Thursday, 27 August 2015

What to do if the low FODMAP diet doesn’t work for you?

By Lucy Taylor (Accredited Practising Dietitian)



The low FODMAP diet has been shown to improve gastrointestinal symptoms in 3 out of 4 people with Irritable Bowel Syndrome (IBS), meaning a small percentage of people with this condition do not respond to the diet. So what should you do if you think you’re a ‘non-responder’? 

Before dismissing the low FODMAP diet approach, it’s important firstly to ensure you’ve strictly adhered to the low FODMAP diet for at least 2 (and up to 6) weeks, ideally under the supervision of a dietitian specialised in using the diet. Use the app or booklet to double-check the FODMAP content of foods you’re eating and ask your dietitian to check your diet for hidden sources of FODMAPs. A specialist dietitian can also help to identify additional dietary triggers that may be aggravating your symptoms, such as caffeine, alcohol and/or spicy foods.

If you’re still experiencing no improvement in your symptoms, it might be worth returning to your Gastroenterologist for further investigations, or seeing a Dietitian who can investigate other dietary triggers, such as naturally occurring food chemicals (salicylates, amines and glutamates) that may be responsible for triggering IBS symptoms in a small proportion of people.

Aside from the low FODMAP diet, your Gastroenterologist or Dietitian may be able to advise you on the use of other therapies, including:

 - GUT-DIRECTED HYPNOTHERAPY, which has been shown to be as effective as a low FODMAP diet in reducing IBS symptoms.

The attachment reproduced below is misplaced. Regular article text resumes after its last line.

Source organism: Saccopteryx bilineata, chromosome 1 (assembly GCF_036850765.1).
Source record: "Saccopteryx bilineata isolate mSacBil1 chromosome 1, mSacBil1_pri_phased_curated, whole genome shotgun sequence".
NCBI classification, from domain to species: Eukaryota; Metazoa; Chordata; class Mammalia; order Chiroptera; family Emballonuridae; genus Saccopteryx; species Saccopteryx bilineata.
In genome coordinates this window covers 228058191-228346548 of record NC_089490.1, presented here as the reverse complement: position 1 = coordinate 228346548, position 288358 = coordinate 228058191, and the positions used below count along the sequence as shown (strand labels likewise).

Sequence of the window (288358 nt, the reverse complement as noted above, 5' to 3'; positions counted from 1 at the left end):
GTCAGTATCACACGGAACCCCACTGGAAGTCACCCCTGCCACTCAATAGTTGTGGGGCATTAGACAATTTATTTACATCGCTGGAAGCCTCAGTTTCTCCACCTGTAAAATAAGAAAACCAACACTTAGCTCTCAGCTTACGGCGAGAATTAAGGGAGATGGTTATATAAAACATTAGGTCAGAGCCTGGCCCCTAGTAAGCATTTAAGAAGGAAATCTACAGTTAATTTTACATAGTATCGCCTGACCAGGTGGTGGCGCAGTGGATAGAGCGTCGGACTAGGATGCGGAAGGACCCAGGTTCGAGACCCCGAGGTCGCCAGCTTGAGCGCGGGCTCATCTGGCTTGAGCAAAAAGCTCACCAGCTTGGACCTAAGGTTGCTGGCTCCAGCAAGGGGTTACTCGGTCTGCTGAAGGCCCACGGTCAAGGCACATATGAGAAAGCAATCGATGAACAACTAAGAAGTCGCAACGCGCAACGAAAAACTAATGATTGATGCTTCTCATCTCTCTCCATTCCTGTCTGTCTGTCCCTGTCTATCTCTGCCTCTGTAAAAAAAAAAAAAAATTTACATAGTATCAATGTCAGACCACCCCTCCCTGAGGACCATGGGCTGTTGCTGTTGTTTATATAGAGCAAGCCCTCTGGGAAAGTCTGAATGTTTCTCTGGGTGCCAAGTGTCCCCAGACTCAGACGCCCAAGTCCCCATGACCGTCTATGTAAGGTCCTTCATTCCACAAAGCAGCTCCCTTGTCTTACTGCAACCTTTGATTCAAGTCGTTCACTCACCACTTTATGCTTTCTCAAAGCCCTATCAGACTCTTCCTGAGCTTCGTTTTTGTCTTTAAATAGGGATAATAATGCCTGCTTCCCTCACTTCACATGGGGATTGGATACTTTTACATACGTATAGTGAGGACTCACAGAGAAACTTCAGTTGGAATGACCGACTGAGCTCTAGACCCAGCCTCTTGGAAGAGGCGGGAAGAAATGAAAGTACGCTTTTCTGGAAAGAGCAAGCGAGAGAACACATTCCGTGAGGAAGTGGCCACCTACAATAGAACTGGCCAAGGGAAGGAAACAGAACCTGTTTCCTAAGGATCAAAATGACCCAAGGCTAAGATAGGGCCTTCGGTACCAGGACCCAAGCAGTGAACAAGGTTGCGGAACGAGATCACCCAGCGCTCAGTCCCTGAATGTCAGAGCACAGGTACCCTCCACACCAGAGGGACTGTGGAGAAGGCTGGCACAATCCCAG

PEPPERMINT OIL SUPPLEMENTS, which have been shown to reduce IBS symptoms and abdominal pain. Peppermint oil supplements are recommended as a safe and effective, short-term IBS treatment.

Trialling a strain-specific PROBIOTIC SUPPLEMENT.

LIFESTYLE approaches to help you manage stress, including meditation, counselling and/or exercise.




[1] Peters S, Yao CK, Shepard S, Philpott H, Yelland G, Muir J.G., Gibson P.R. Su1369 Gut-Directed Hypnotherapy and a Low FODMAP Diet Are Similarly Efficacious in Patients With Irritable Bowel Syndrome: A Randomised Controlled Non-Inferiority Trial. Gastroenterology 2015: 148(4) Supp 1, 487-488

[2] Tuck CJ, Muir JG, Barrett JS, Gibson PR. Fermentable oligosaccharides, disaccharides, monosaccharides and polyols: role in irritable bowel syndrome. Exp Rev Gastroenterol Hepatol 2014:1-16.

[3] Khanna, R, MacDonald, J.K, Levesque, B.G. (2014). Peppermint oil for the treatment of irritable bowel syndrome: a systematic review and meta-analysis. J Clin Gastroenterol, 48(6):505-12 


4 comments:

  1. Hello I am so delighted I located your blog, I really located you by mistake, while I was watching on google for something else, Anyways I am here now and could just like to say thank for a tremendous post and a all round entertaining website. Please do keep up the great work.
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  2. Replies
    1. Hi tworosellas, thank you for your query regarding an old blog of ours from 2015. SIBO brings many issues, particularly diagnosis. There is no accurate, noninvasive way of diagnosing SIBO. Our low FODMAP diet has also not been studied in the context of SIBO so that is why we didn't cover it in this blog. Breath tests for lactulose have been demonstrated conclusively to be unreliable. Glucose breath tests will only find SIBO in the minority. You bring up a good point though and I have added SIBO to our list of upcoming blogs to be published. Watch this space. Kind regards, Jaci Barrett

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  3. I have a question regarding the SIBO testing because you are mentioning just the breath tests: what about the test during a gastroscopy when some stomach liquid is taken and send to a lab? I thought that this is the best method to test SIBO ?

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